by Stephen Kwabena Effah

November 5, 2016

U.S scientists develop crude oil from POOP; set to be the future of fuel

Fuel of the future could soon be generated from human waste.

Fuel of the future could soon be generated from human waste.

Researchers have developed a way to turn sewage into biocrude oil, using a process known as hydrothermal liquefaction to produce a material similar to the petroleum pumped from the ground. 

With roughly 34 billion gallons of sewage treated in the US every day, the researchers say this system could create up to 30 million barrels of oil each year.

Scientists at the Department of Energy’s Pacific Northwest National Laboratory say the technology mimics the processes that naturally produce crude oil over millions of years.

But, it does so at high temperature and pressure, allowing for much faster output.

According to the researchers, the resulting biocrude oil can then be refined with conventional petroleum refining operations.

And, they say future systems using the technology could make for sustainable wastewater operations, with zero net energy, zero odours, and zero residuals.

While it’s long been thought that sewage sludge is too wet to generate biofuel, the approach used by the researchers at PNNL solves many of the previous problems.

It eliminates the need for drying, which has been known to make such conversions energy intensive and expensive.

With hydrothermal liquefaction, human waste or even other types of wet organic products, like agricultural waste, could be broken down into simpler chemical compounds, they say.

The researchers estimate that just one person could create two to three gallons of biocrude oil in a year.

To create the material, the waste is pressurized to 3,000 pounds per square inch, and subsequently fed into a reactor system that’s heated to roughly 660 degrees Fahrenheit.

The combination of these extreme conditions causes the cells of the waste material to break down into biocrude oil and an aqueous liquid phase.

And, the biodrude oil isn’t the only useful product.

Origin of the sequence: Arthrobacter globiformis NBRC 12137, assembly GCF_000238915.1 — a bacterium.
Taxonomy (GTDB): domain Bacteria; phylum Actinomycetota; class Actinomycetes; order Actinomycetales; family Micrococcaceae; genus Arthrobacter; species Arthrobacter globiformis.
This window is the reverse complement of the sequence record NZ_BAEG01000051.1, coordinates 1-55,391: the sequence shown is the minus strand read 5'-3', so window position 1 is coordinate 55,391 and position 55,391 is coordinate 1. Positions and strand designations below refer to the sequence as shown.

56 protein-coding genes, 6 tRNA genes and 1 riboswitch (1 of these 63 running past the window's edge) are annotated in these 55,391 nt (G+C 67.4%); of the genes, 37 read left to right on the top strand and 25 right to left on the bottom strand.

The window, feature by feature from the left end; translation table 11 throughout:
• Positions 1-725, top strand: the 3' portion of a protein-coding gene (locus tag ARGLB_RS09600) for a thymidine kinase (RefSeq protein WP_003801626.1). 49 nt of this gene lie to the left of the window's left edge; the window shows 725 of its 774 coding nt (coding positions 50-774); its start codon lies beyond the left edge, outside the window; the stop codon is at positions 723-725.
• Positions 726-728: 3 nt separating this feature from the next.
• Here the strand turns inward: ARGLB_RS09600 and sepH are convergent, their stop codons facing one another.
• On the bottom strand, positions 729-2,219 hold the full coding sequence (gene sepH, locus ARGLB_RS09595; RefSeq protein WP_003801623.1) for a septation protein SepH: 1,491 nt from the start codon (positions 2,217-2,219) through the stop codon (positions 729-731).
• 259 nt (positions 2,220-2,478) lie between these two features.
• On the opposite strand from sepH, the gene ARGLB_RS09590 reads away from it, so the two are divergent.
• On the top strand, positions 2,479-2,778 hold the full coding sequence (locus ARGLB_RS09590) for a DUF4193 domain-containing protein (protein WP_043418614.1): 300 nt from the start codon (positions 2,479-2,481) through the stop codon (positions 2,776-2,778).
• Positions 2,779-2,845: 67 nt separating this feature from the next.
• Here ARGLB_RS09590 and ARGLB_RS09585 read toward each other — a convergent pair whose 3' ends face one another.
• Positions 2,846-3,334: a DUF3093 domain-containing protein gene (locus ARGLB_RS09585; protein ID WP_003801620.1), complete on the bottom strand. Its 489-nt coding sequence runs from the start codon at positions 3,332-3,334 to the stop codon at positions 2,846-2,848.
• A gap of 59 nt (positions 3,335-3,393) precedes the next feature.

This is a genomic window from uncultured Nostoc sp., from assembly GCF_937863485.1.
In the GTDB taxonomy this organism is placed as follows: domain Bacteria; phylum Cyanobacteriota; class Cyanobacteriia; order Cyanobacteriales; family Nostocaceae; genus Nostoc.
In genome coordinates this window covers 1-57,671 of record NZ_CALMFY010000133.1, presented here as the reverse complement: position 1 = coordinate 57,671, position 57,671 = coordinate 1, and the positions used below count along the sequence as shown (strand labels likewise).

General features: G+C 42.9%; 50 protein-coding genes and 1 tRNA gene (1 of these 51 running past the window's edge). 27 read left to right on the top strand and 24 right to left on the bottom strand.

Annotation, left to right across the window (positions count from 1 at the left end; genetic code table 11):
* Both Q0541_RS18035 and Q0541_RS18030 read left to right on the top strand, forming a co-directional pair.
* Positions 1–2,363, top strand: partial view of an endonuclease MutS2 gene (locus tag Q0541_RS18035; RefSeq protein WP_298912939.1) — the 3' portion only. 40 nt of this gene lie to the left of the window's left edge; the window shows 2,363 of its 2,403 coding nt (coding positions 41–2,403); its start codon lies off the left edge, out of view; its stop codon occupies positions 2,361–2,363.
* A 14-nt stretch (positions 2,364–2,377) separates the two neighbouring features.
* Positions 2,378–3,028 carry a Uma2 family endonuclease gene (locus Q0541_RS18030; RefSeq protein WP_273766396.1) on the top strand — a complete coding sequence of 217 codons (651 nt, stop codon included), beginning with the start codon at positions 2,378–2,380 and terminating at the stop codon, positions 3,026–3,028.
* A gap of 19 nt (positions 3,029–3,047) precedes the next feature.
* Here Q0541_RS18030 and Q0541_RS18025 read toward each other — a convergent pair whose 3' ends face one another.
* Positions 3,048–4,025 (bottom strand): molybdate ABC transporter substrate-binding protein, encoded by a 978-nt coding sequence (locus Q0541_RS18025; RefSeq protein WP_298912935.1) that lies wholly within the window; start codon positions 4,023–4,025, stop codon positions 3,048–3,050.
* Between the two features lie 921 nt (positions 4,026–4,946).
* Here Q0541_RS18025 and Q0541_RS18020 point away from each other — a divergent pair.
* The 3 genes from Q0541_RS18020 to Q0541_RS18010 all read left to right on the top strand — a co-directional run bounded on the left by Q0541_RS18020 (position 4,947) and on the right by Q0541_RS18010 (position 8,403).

The liquid phase could be treated with a catalyst to create other fuels and chemical products, the researchers say.

Along with this, the process also generates a small amount of solid material, which contains important nutrients including phosphorous, which could help to replace the phosphorous ore used in fertilizer production.

‘There is plenty of carbon in municipal waste water sludge and interestingly, there are also fats,’ said Corinne Drennan, who is responsible for bioenergy technologies research at PNNL.

‘The fats or lipids appear to facilitate the conversion of other materials in the wastewater such as toilet paper, keep the sludge moving through the reactor, and produce a very high quality biocrude that, when refined, yields fuels such as gasoline, diesel, and jet fuels.’

The researchers say that this process could also help local governments save money by eliminating the need for sewage residuals processing, transport, and disposal.

‘The best thing about this process is how simple it is,’ Drennan said. ‘The reactor is literally a hot, pressurized tube.

‘We’ve really accelerated hydrothermal conversion technology over the last six years to create a continuous, and scalable process which allows the use of wet wastes like sewage sludge.’

In an independent examination for the Water Envionmental & Reuse Foundation, the process has been hailed a potential option for treating wastewater solids, and the investigators have even said it has high carbon conversion efficiency with nearly 60 percent of the available carbon becoming bio-crude.

The technology has now been licensed to Utah-based Genifuel Corporation, and is working with Metro Vancouver – including 23 local authorities in British Columbia, Canada – to build a demonstration plant.

Officials say the pilot project will cost between $8 and $9 million, and they have plans to see a start-up occur in 2018.

According to Darrell Mussatto, chair of Metro Vancouver’s Utilities Committee, ‘If this emerging technology is a success, a future production facility could lead the way for Metro Vancouver’s wastewater operation to meet its sustainability objectives of zero net energy, zero odours, and zero residuals.’

Source Mail Online

Leave a Reply

%d bloggers like this: